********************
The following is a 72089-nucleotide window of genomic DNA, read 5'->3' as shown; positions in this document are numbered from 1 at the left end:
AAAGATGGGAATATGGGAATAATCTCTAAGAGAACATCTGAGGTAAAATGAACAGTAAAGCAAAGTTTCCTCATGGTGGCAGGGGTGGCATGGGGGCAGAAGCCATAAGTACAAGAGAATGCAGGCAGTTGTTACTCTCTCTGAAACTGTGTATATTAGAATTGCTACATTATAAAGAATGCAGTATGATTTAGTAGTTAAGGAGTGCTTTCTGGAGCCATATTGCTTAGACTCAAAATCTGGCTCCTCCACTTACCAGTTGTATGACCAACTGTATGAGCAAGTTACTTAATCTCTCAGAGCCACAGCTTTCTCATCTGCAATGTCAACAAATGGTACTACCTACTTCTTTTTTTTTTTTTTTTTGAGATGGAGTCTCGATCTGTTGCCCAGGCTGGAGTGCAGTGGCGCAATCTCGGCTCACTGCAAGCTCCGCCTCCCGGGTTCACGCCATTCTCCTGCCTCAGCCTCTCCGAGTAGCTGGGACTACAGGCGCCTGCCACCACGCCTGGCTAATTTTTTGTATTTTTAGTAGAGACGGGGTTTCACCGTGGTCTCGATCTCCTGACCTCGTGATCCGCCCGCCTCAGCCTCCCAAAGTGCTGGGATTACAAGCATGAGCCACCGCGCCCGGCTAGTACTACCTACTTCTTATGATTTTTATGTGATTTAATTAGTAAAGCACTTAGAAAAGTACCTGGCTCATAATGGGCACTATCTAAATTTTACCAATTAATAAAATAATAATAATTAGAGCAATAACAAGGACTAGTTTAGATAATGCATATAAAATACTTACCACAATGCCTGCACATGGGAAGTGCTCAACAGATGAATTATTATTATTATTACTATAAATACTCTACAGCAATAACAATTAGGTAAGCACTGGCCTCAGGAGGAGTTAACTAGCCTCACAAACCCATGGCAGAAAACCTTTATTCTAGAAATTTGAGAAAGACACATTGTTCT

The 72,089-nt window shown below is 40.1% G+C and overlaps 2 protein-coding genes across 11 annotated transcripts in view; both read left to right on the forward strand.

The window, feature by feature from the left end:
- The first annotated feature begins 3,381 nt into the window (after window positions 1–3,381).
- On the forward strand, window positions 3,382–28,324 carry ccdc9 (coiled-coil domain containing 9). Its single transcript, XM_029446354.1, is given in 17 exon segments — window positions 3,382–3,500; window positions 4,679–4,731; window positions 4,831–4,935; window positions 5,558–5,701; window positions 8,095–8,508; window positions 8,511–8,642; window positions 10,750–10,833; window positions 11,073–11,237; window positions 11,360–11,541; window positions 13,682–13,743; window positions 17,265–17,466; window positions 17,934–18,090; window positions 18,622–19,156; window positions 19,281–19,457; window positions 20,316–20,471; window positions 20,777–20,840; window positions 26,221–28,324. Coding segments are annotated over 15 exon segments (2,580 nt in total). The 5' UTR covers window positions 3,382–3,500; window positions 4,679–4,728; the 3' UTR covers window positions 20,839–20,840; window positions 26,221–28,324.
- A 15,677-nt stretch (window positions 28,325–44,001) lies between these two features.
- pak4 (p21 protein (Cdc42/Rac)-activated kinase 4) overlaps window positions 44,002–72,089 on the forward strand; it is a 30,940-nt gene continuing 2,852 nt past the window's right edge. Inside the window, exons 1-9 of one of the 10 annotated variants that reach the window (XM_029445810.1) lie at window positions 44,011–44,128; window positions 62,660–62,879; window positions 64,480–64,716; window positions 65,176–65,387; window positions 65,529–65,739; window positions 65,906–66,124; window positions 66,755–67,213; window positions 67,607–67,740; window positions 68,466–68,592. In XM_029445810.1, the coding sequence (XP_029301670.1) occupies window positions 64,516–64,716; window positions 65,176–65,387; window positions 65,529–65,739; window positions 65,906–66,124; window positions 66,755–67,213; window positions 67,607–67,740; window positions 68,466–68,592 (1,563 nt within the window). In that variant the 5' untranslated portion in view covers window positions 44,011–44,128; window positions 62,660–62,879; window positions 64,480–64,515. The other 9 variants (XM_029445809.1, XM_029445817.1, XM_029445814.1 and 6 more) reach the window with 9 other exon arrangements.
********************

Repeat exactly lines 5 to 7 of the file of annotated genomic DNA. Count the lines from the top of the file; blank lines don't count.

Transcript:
- The first annotated feature begins 3,381 nt into the window (after window positions 1–3,381).
- On the forward strand, window positions 3,382–28,324 carry ccdc9 (coiled-coil domain containing 9). Its single transcript, XM_029446354.1, is given in 17 exon segments — window positions 3,382–3,500; window positions 4,679–4,731; window positions 4,831–4,935; window positions 5,558–5,701; window positions 8,095–8,508; window positions 8,511–8,642; window positions 10,750–10,833; window positions 11,073–11,237; window positions 11,360–11,541; window positions 13,682–13,743; window positions 17,265–17,466; window positions 17,934–18,090; window positions 18,622–19,156; window positions 19,281–19,457; window positions 20,316–20,471; window positions 20,777–20,840; window positions 26,221–28,324. Coding segments are annotated over 15 exon segments (2,580 nt in total). The 5' UTR covers window positions 3,382–3,500; window positions 4,679–4,728; the 3' UTR covers window positions 20,839–20,840; window positions 26,221–28,324.
- A 15,677-nt stretch (window positions 28,325–44,001) lies between these two features.